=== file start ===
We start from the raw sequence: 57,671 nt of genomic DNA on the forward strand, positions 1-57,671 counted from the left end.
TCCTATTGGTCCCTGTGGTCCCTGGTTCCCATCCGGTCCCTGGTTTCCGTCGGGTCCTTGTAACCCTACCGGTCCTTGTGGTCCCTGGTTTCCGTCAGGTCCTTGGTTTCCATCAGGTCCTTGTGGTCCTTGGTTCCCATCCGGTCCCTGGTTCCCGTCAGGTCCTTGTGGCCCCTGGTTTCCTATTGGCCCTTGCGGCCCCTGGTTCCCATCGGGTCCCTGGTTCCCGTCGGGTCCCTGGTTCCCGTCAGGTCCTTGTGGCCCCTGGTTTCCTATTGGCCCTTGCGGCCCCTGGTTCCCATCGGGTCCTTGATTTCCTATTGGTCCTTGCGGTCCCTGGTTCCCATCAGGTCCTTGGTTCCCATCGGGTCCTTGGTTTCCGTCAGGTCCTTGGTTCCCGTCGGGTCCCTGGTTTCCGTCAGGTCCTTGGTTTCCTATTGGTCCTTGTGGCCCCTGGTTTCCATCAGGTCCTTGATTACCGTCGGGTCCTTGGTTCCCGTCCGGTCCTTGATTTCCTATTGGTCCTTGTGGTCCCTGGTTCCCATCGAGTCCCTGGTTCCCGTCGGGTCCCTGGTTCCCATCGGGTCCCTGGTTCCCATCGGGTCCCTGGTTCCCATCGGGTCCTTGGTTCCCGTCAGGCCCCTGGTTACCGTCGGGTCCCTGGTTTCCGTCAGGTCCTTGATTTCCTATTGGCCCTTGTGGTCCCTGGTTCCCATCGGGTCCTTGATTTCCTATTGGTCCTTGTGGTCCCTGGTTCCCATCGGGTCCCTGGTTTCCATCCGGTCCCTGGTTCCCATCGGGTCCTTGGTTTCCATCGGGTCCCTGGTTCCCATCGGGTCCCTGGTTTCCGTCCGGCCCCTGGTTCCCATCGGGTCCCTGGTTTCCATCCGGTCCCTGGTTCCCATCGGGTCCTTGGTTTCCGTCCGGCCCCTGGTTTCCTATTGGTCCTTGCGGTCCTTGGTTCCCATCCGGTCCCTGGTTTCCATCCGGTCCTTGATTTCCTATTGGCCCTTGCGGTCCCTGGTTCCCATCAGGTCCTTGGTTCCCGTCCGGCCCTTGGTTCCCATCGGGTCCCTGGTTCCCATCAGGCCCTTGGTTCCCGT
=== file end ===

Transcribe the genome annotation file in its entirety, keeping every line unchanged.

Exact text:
We start from the raw sequence: 57,671 nt of genomic DNA on the forward strand, positions 1-57,671 counted from the left end.
TCCTATTGGTCCCTGTGGTCCCTGGTTCCCATCCGGTCCCTGGTTTCCGTCGGGTCCTTGTAACCCTACCGGTCCTTGTGGTCCCTGGTTTCCGTCAGGTCCTTGGTTTCCATCAGGTCCTTGTGGTCCTTGGTTCCCATCCGGTCCCTGGTTCCCGTCAGGTCCTTGTGGCCCCTGGTTTCCTATTGGCCCTTGCGGCCCCTGGTTCCCATCGGGTCCCTGGTTCCCGTCGGGTCCCTGGTTCCCGTCAGGTCCTTGTGGCCCCTGGTTTCCTATTGGCCCTTGCGGCCCCTGGTTCCCATCGGGTCCTTGATTTCCTATTGGTCCTTGCGGTCCCTGGTTCCCATCAGGTCCTTGGTTCCCATCGGGTCCTTGGTTTCCGTCAGGTCCTTGGTTCCCGTCGGGTCCCTGGTTTCCGTCAGGTCCTTGGTTTCCTATTGGTCCTTGTGGCCCCTGGTTTCCATCAGGTCCTTGATTACCGTCGGGTCCTTGGTTCCCGTCCGGTCCTTGATTTCCTATTGGTCCTTGTGGTCCCTGGTTCCCATCGAGTCCCTGGTTCCCGTCGGGTCCCTGGTTCCCATCGGGTCCCTGGTTCCCATCGGGTCCCTGGTTCCCATCGGGTCCTTGGTTCCCGTCAGGCCCCTGGTTACCGTCGGGTCCCTGGTTTCCGTCAGGTCCTTGATTTCCTATTGGCCCTTGTGGTCCCTGGTTCCCATCGGGTCCTTGATTTCCTATTGGTCCTTGTGGTCCCTGGTTCCCATCGGGTCCCTGGTTTCCATCCGGTCCCTGGTTCCCATCGGGTCCTTGGTTTCCATCGGGTCCCTGGTTCCCATCGGGTCCCTGGTTTCCGTCCGGCCCCTGGTTCCCATCGGGTCCCTGGTTTCCATCCGGTCCCTGGTTCCCATCGGGTCCTTGGTTTCCGTCCGGCCCCTGGTTTCCTATTGGTCCTTGCGGTCCTTGGTTCCCATCCGGTCCCTGGTTTCCATCCGGTCCTTGATTTCCTATTGGCCCTTGCGGTCCCTGGTTCCCATCAGGTCCTTGGTTCCCGTCCGGCCCTTGGTTCCCATCGGGTCCCTGGTTCCCATCAGGCCCTTGGTTCCCGT